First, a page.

While they may deny it -- or disguise it with words like "get out the vote" -- the other two mayoral campaigns, and their respective slates or lack thereof, have some kind of absentee ballot strategy (Ladra does not count George Castro because there is enough she can't get to already). The AB plan could be intricately detailed and complicated -- as in city employee drivers who shuttle little old ladies to a series of assisted living facilities where residents can't tell you what day of the week it is but will "sign" absentee ballots -- or as simple as just calling AB voters to remind them of their committment or a candidate's platform or position. Armies of volunteers (and, in some cases, perhaps paid ballot brokers) will fan out across the city to ensure that the ABs they have counted as their supporters are safely delivered first -- before they get snatched up by another campaign.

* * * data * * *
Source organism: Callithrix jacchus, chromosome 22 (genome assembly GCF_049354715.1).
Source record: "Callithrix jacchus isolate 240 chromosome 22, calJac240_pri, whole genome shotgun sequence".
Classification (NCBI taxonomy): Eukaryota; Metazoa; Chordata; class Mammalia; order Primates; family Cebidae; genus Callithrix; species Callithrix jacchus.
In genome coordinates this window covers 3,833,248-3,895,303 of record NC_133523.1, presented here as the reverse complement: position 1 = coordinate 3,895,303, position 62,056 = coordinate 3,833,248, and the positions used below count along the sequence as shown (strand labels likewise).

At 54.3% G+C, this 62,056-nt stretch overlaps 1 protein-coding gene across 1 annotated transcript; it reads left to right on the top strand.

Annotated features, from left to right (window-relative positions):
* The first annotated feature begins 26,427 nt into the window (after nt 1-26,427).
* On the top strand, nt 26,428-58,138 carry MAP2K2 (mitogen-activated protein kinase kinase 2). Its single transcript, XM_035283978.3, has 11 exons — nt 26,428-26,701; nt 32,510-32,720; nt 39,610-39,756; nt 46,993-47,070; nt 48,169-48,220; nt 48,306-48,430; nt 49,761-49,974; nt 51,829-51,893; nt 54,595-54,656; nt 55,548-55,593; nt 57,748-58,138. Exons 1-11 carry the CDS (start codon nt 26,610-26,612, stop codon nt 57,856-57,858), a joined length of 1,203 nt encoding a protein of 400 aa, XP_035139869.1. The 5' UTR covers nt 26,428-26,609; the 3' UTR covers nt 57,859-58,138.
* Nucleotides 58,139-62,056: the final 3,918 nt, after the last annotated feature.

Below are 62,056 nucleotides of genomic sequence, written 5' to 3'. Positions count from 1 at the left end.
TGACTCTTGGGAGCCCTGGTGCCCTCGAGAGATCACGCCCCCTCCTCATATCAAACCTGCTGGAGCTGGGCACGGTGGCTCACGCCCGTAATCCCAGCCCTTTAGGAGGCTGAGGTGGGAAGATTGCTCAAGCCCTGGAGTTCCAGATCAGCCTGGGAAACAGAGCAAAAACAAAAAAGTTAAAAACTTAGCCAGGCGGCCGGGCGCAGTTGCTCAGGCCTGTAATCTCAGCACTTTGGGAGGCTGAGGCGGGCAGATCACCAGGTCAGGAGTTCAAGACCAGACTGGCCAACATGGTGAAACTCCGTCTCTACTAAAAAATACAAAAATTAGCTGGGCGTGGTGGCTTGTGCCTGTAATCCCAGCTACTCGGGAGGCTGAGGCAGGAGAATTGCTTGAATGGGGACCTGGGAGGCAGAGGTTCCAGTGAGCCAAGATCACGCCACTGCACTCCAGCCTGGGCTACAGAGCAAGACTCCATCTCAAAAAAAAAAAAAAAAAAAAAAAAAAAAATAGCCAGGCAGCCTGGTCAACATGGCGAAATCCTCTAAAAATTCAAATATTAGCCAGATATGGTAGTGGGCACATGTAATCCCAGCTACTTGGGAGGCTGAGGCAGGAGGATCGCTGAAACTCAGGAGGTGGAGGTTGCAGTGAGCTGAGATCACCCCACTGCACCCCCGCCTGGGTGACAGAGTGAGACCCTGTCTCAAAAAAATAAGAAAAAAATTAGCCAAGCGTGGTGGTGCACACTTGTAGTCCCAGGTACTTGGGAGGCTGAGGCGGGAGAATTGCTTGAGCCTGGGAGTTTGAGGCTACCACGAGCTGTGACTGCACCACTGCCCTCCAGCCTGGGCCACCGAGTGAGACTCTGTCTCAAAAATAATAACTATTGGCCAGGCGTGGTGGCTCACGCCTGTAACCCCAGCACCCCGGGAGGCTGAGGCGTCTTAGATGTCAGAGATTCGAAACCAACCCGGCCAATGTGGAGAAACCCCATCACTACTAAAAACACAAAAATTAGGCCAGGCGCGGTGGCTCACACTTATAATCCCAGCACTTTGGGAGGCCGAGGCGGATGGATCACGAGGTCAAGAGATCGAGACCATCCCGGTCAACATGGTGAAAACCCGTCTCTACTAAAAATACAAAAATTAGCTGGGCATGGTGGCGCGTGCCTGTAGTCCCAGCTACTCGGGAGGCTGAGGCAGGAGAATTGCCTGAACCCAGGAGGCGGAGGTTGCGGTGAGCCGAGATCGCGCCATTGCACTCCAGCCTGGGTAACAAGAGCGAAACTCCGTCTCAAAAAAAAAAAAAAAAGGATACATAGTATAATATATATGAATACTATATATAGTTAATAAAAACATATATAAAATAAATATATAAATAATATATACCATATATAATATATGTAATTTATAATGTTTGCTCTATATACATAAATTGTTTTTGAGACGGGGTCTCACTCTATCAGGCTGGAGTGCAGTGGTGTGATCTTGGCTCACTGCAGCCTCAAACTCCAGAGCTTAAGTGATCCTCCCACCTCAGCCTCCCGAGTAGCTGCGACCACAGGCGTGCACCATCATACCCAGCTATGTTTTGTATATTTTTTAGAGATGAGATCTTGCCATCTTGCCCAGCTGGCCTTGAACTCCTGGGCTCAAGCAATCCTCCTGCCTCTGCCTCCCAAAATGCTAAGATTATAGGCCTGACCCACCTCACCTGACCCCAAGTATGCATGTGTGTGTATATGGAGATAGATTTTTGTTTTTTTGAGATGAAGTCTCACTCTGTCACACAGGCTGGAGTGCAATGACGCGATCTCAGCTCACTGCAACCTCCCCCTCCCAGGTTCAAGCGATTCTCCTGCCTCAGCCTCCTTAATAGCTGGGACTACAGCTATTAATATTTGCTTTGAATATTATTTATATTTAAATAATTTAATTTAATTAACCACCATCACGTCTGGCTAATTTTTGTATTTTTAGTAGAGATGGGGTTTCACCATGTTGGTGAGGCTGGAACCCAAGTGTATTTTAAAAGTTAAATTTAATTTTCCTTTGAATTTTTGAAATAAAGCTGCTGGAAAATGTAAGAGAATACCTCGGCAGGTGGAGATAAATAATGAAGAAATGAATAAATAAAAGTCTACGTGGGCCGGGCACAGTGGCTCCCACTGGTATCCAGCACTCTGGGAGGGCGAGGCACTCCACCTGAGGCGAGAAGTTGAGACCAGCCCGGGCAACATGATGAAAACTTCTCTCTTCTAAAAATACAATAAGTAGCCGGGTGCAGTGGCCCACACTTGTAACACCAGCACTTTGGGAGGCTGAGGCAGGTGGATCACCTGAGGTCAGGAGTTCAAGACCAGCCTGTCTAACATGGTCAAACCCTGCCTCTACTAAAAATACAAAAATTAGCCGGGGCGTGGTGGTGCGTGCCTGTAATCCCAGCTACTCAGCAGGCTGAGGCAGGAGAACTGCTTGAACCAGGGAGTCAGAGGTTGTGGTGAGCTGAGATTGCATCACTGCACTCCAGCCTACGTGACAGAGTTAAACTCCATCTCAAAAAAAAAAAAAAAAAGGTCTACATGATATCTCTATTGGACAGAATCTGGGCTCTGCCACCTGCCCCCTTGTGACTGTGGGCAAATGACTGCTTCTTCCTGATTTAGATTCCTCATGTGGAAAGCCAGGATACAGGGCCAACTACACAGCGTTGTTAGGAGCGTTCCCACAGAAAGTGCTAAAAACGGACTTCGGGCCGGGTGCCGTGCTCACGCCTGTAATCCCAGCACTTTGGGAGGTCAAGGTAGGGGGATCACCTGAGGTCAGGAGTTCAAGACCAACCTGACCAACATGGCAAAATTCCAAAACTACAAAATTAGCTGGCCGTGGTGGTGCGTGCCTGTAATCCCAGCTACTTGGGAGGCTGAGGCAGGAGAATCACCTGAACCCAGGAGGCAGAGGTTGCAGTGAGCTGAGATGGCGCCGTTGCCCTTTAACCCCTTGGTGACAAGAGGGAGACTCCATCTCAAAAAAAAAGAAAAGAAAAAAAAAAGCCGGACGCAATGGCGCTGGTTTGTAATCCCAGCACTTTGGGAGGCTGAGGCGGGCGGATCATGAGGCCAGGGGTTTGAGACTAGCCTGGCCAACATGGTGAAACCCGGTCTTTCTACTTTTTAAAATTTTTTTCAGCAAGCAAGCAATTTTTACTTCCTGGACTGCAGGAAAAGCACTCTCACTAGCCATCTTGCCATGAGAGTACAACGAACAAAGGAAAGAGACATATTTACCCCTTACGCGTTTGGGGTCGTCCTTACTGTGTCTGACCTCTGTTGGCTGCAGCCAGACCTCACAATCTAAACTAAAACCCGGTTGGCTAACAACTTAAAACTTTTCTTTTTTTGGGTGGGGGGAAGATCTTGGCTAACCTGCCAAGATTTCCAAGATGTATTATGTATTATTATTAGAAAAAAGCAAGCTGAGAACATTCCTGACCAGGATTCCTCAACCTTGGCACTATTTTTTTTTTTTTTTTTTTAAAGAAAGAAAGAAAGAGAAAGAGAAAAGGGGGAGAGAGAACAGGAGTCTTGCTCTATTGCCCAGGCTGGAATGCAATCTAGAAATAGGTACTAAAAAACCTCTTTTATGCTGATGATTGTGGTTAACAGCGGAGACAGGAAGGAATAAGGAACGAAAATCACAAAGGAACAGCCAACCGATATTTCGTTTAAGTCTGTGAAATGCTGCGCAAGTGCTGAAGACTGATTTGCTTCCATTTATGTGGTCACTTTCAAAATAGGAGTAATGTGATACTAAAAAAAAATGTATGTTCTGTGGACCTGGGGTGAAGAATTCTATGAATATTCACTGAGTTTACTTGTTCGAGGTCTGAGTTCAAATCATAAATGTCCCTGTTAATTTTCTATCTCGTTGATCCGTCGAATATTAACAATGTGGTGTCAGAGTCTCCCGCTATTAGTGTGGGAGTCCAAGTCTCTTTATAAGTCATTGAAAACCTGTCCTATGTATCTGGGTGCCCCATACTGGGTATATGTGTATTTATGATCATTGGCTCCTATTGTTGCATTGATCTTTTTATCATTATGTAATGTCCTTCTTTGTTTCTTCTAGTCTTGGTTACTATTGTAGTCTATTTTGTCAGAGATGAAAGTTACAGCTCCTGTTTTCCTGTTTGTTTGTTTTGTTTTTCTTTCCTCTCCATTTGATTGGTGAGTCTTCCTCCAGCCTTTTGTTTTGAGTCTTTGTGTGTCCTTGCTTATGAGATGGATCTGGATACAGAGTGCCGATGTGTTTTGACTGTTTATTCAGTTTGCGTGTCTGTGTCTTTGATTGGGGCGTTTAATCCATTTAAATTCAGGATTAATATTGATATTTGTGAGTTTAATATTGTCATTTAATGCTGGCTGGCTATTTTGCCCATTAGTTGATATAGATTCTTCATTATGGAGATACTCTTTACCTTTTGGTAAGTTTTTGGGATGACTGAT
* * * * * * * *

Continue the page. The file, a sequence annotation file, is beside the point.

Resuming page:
"This is vital, because nowadays, you can win or lose an election by absentee votes," Martinez said as he spoke to about 100 supporters and volunteers Monday night, careful to stress the importance of getting the ABs that they believe are for his team without touching or carrying any ballots. "Under no circumstances are you to mark the ballot," he said slowly. "'If you want me to do it, the answer is no. But I can tell you who I support and why.'" On the other hand, the absentee ballots are not counted if filled out improperly. "That's the kind of help we can offer," Martinez told them. "Don't take that ballot. The voter has to go and put it in the mail." The city's firefighters, who spearheaded a voter fraud prevention campaign during the mayoral election (maybe that's why Gimenez's lead was a scant 1,000 instead of 3,000+) and have already been going around promoting the union-endorsed Martinez, will carry stamps and wheelchairs to make it easier for people to vote by mail, but have been instructed not to take any ballots and to only offer their choices if asked. And absolutely no ballots are to be brought back to the campaign headquarters. "I don't want any ballots here. They will say you are a ballot broker," Martinez said, because in Hialeah you kinda have to make it clear to any over-zealous supporters. "We have to remind them not to give the ballot over to anyone."